Daiquiri's German Shepherds, is a small, *licensed*, hobby kennel, located in southern New Jersey. We are inspected regularly, by the Cumberland County Health Department.
New Jersey
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01/28/2017
Type: Offer

SUNDANEKA GERMAN SHEPHERD DOGS

Sundaneka pups are bred for "household family companions" and are ALSO suitable for show and obedience activities. They are not bred for guard dogs, security work or "back-yard" dogs.
New South Wales
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03/18/2017
Type: Offer

INGOLD SHEPHERDS

All German Shepherds are NOT created equal; breeding and pedigree DO play a role into what kind of dog your puppy will grow to become.
North Carolina
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03/20/2013
Type: Offer

von LINDESFARNE

We take pride in breeding, importing, and training superior German Shepherds.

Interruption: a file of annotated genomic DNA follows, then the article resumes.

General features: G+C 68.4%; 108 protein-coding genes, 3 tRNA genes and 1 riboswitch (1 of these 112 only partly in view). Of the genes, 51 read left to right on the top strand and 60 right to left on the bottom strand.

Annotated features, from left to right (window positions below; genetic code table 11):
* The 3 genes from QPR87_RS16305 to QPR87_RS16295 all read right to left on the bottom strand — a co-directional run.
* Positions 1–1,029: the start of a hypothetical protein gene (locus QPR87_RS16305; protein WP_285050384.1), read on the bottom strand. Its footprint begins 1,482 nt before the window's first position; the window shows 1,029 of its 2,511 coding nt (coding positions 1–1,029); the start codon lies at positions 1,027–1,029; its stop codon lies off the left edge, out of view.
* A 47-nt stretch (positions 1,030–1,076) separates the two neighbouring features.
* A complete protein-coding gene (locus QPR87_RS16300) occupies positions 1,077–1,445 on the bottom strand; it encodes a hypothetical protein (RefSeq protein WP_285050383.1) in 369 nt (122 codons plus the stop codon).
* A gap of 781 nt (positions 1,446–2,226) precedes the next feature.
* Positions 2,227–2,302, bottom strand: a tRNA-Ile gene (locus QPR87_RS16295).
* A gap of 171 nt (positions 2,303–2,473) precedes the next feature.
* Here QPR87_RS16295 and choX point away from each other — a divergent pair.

Ohio
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02/26/2013

Von Fenwald's Elite German Shepherds

Please understand that we are very discriminating when it comes to where we place our Beloved Dogs.
Texas
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02/19/2016
Type: Offer

Austin German Shepherd Rescue

German Shepherds Are Known for Helping People... Now It's Our Turn to Help Them
Texas
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07/03/2011
Type: Offer

Toland Home Garden 3 Piece Garden Flag Stand

Each stand includes a rubber stopper to keep flags from blowing off in high winds
United States
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05/10/2015

White German Shepherd Valentine Roses Large Flag

These flags are made with 2 pieces of fabric sewn back to back to withstand even the most severe weather
United States
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05/20/2015

Garden Flag Stoppers - Set of 4 Rubber Stops Authentic Custom Decor Brand

Perfect to keep the flag from blowing off the stand!
United States
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05/22/2015

German Shepherd Honor-GF

Pole Sleeve- Ready Hang
United States
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05/22/2015

German Shepherd - Flags - 12 x 18 inch Garden Flag

Suitable for hanging from a flag pole (8mm in diameter), on a wall, ceiling, banisters or doors
United States
Show detailsDetails
05/22/2015